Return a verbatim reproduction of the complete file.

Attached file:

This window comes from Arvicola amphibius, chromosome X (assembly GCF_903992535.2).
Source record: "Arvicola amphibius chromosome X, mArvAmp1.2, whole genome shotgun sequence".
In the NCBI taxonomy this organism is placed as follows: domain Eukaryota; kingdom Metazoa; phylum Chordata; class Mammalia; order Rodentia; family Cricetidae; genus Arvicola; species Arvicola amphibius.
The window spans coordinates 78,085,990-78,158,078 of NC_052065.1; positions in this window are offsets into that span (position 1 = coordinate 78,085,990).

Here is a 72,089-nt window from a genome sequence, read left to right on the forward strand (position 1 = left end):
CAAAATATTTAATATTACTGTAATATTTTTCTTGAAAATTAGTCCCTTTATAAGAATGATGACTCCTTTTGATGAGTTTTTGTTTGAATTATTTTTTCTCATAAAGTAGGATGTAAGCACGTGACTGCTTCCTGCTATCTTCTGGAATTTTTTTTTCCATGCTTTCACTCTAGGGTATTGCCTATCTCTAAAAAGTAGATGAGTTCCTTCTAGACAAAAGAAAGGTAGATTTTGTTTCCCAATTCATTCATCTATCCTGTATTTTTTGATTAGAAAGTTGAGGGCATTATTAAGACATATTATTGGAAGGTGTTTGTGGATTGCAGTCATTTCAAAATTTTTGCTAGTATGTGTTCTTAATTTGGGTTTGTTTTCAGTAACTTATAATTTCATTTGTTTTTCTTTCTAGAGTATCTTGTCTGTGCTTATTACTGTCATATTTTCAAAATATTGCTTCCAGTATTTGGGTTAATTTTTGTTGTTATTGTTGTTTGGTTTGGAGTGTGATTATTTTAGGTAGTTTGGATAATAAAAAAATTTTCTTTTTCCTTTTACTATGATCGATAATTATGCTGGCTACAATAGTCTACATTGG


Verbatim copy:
This window comes from Arvicola amphibius, chromosome X (assembly GCF_903992535.2).
Source record: "Arvicola amphibius chromosome X, mArvAmp1.2, whole genome shotgun sequence".
In the NCBI taxonomy this organism is placed as follows: domain Eukaryota; kingdom Metazoa; phylum Chordata; class Mammalia; order Rodentia; family Cricetidae; genus Arvicola; species Arvicola amphibius.
The window spans coordinates 78,085,990-78,158,078 of NC_052065.1; positions in this window are offsets into that span (position 1 = coordinate 78,085,990).

Here is a 72,089-nt window from a genome sequence, read left to right on the forward strand (position 1 = left end):
CAAAATATTTAATATTACTGTAATATTTTTCTTGAAAATTAGTCCCTTTATAAGAATGATGACTCCTTTTGATGAGTTTTTGTTTGAATTATTTTTTCTCATAAAGTAGGATGTAAGCACGTGACTGCTTCCTGCTATCTTCTGGAATTTTTTTTTCCATGCTTTCACTCTAGGGTATTGCCTATCTCTAAAAAGTAGATGAGTTCCTTCTAGACAAAAGAAAGGTAGATTTTGTTTCCCAATTCATTCATCTATCCTGTATTTTTTGATTAGAAAGTTGAGGGCATTATTAAGACATATTATTGGAAGGTGTTTGTGGATTGCAGTCATTTCAAAATTTTTGCTAGTATGTGTTCTTAATTTGGGTTTGTTTTCAGTAACTTATAATTTCATTTGTTTTTCTTTCTAGAGTATCTTGTCTGTGCTTATTACTGTCATATTTTCAAAATATTGCTTCCAGTATTTGGGTTAATTTTTGTTGTTATTGTTGTTTGGTTTGGAGTGTGATTATTTTAGGTAGTTTGGATAATAAAAAAATTTTCTTTTTCCTTTTACTATGATCGATAATTATGCTGGCTACAATAGTCTACATTGG